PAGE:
Vigil held in Milwaukee on 7-year anniversary of Sikh Temple shooting: 'We can win this battle with love'

MILWAUKEE -- A vigil was held in Milwaukee on Monday, Aug. 5, the seven-year anniversary of the shooting at the Sikh Temple of Oak Creek that claimed six lives. It came on the heels of three mass shootings in a week (in Gilroy, California July 28, El Paso, Texas Aug. 3, and Dayton, Ohio Aug. 4). Thirty-four people lost their lives between the three mass shootings.

It was an emotional gathering at Walker Square Park near 9th and Mineral, as people came together to say, "Enough is enough." More than 100 people reflected on the lives lost, and demanded change.

On Aug. 5, 2012, Wade Page, 40, fatally shot six people and wounded four others. Page committed suicide by shooting himself in the head after he was shot in the hip by a responding police officer. The six  killed included one woman: Paramjit Kaur, 41; and five men: Satwant Singh Kaleka, 65, the founder of the temple; Prakash Singh, 39, Sita Singh, 41, Ranjit Singh, 49, and Suveg Singh, 84.

Pardeep Kaleka

"We can win this battle," said Pardeep Kaleka. "We can win this battle with love."

Early Sunday, Aug. 4 in Dayton, Ohio, a masked gunman in body armor opened fire in a popular entertainment district, killing nine people, including his sister, and wounding dozens before he was quickly slain by police, officials said. Connor Betts, 24, was armed with a .223-caliber rifle with magazines capable of holding at least 100 rounds of ammunition and squeezed off dozens of shots before he was gunned down no more than 30 seconds after his rampage began, police said.

On Saturday morning, Aug. 3, police said a shooter opened fire at Walmart in El Paso, Texas, killing 22 and injuring 26. Sources told CNN the suspect is Patrick Crusius, 21, of Allen, Texas. Federal authorities were treating the shooting as a case of domestic terrorism, the El Paso County district attorney said, and the Justice Department was "seriously considering" bringing federal hate crime and federal firearm charges, which carry a possible death penalty. Authorities were investigating a racist, anti-immigrant document they believe was posted by the shooter.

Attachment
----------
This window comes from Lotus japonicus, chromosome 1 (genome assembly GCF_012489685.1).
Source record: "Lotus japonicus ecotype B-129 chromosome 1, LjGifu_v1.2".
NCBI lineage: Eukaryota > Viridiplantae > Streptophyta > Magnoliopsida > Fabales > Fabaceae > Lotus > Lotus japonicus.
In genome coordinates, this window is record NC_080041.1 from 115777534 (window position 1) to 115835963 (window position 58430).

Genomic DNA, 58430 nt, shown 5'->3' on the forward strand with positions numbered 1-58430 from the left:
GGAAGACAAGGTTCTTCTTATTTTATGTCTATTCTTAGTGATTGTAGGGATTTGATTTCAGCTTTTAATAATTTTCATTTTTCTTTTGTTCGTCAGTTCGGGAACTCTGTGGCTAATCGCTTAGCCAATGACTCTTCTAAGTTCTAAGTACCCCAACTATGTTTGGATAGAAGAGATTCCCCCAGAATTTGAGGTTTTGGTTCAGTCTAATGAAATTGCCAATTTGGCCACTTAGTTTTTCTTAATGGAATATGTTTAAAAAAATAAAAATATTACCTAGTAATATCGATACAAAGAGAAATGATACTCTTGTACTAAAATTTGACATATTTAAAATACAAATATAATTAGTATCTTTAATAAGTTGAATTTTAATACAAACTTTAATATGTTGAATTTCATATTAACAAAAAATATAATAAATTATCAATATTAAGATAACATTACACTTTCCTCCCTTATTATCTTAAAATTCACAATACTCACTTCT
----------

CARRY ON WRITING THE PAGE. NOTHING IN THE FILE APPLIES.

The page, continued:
On Sunday, July 28, a gunman opened fire at the Gilroy Garlic Festival in Gilroy, California, killing three people and injuring 13 others. Police said 19-year-old Santino Legan died of a self-inflicted gunshot wound. Legan's social media raised questions after he urged his Instagram followers on the day of the attack to read a 19th-century book popular with white supremacists on extremist websites.

"It's going to be a tough time for those families," said Kaleka. "So we want them to know that we are here. We're offering prayers, and tomorrow, we will commit to work."

Kaleka's father was killed in the Sikh Temple shooting, and he's now the director of the Interfaith Conference of Greater Milwaukee. He helped lead Monday night's vigil.

"Even though we are tired and weary, and we are sick of the reason why we are gathering, we are strengthened in our resolve," said Kaleka.

Those in attendance demanded a gun control policy and an end to the hateful rhetoric.

"We have a cancerous hatred that is brewing," said Esperanza Gutierrez. "I have children and I have grand children, and I didn't work my whole life to make them be targets."

Even in a time of sadness, the group was hopeful the violence would end, and love would win.

"For the peace and prosperity of all mankind, we shall be relentlessly optimistic," said Kaleka.